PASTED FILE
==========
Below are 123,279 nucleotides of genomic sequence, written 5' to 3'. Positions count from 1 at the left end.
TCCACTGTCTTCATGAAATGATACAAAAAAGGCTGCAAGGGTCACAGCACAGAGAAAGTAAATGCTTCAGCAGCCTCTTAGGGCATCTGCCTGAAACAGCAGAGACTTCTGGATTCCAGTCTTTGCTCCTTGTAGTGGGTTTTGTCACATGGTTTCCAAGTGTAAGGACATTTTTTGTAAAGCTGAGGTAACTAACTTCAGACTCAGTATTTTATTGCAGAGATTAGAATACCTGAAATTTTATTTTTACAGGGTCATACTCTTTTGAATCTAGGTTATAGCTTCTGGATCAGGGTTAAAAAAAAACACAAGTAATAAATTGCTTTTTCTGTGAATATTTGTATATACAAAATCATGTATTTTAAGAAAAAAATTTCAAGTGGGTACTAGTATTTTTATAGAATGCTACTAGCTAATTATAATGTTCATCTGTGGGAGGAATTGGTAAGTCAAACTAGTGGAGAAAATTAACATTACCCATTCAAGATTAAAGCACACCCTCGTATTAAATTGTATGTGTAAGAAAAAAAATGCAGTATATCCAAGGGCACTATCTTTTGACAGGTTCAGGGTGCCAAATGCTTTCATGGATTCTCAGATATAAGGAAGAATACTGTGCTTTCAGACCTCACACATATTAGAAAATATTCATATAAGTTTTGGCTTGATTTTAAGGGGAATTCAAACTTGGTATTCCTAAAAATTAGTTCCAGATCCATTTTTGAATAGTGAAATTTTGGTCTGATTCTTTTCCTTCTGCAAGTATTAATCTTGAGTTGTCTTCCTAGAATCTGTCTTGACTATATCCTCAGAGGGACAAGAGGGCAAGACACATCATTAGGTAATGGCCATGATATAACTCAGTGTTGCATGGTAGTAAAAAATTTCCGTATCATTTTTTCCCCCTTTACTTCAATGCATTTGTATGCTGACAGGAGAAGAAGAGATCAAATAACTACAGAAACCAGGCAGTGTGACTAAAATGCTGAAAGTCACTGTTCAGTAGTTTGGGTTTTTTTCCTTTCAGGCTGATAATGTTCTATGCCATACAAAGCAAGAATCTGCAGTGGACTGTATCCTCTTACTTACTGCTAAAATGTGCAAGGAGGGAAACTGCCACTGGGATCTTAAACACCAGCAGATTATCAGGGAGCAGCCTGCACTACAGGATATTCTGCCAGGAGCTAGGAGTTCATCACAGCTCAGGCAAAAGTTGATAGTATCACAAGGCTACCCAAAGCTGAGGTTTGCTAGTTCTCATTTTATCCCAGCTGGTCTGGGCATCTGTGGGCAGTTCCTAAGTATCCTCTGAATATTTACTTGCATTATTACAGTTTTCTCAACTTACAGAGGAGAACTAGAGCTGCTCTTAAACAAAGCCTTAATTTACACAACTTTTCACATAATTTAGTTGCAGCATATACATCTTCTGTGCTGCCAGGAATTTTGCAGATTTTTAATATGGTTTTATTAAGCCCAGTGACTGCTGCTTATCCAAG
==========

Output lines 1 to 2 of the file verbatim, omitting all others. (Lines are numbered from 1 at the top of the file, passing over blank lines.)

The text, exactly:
Below are 123,279 nucleotides of genomic sequence, written 5' to 3'. Positions count from 1 at the left end.
TCCACTGTCTTCATGAAATGATACAAAAAAGGCTGCAAGGGTCACAGCACAGAGAAAGTAAATGCTTCAGCAGCCTCTTAGGGCATCTGCCTGAAACAGCAGAGACTTCTGGATTCCAGTCTTTGCTCCTTGTAGTGGGTTTTGTCACATGGTTTCCAAGTGTAAGGACATTTTTTGTAAAGCTGAGGTAACTAACTTCAGACTCAGTATTTTATTGCAGAGATTAGAATACCTGAAATTTTATTTTTACAGGGTCATACTCTTTTGAATCTAGGTTATAGCTTCTGGATCAGGGTTAAAAAAAAACACAAGTAATAAATTGCTTTTTCTGTGAATATTTGTATATACAAAATCATGTATTTTAAGAAAAAAATTTCAAGTGGGTACTAGTATTTTTATAGAATGCTACTAGCTAATTATAATGTTCATCTGTGGGAGGAATTGGTAAGTCAAACTAGTGGAGAAAATTAACATTACCCATTCAAGATTAAAGCACACCCTCGTATTAAATTGTATGTGTAAGAAAAAAAATGCAGTATATCCAAGGGCACTATCTTTTGACAGGTTCAGGGTGCCAAATGCTTTCATGGATTCTCAGATATAAGGAAGAATACTGTGCTTTCAGACCTCACACATATTAGAAAATATTCATATAAGTTTTGGCTTGATTTTAAGGGGAATTCAAACTTGGTATTCCTAAAAATTAGTTCCAGATCCATTTTTGAATAGTGAAATTTTGGTCTGATTCTTTTCCTTCTGCAAGTATTAATCTTGAGTTGTCTTCCTAGAATCTGTCTTGACTATATCCTCAGAGGGACAAGAGGGCAAGACACATCATTAGGTAATGGCCATGATATAACTCAGTGTTGCATGGTAGTAAAAAATTTCCGTATCATTTTTTCCCCCTTTACTTCAATGCATTTGTATGCTGACAGGAGAAGAAGAGATCAAATAACTACAGAAACCAGGCAGTGTGACTAAAATGCTGAAAGTCACTGTTCAGTAGTTTGGGTTTTTTTCCTTTCAGGCTGATAATGTTCTATGCCATACAAAGCAAGAATCTGCAGTGGACTGTATCCTCTTACTTACTGCTAAAATGTGCAAGGAGGGAAACTGCCACTGGGATCTTAAACACCAGCAGATTATCAGGGAGCAGCCTGCACTACAGGATATTCTGCCAGGAGCTAGGAGTTCATCACAGCTCAGGCAAAAGTTGATAGTATCACAAGGCTACCCAAAGCTGAGGTTTGCTAGTTCTCATTTTATCCCAGCTGGTCTGGGCATCTGTGGGCAGTTCCTAAGTATCCTCTGAATATTTACTTGCATTATTACAGTTTTCTCAACTTACAGAGGAGAACTAGAGCTGCTCTTAAACAAAGCCTTAATTTACACAACTTTTCACATAATTTAGTTGCAGCATATACATCTTCTGTGCTGCCAGGAATTTTGCAGATTTTTAATATGGTTTTATTAAGCCCAGTGACTGCTGCTTATCCAAG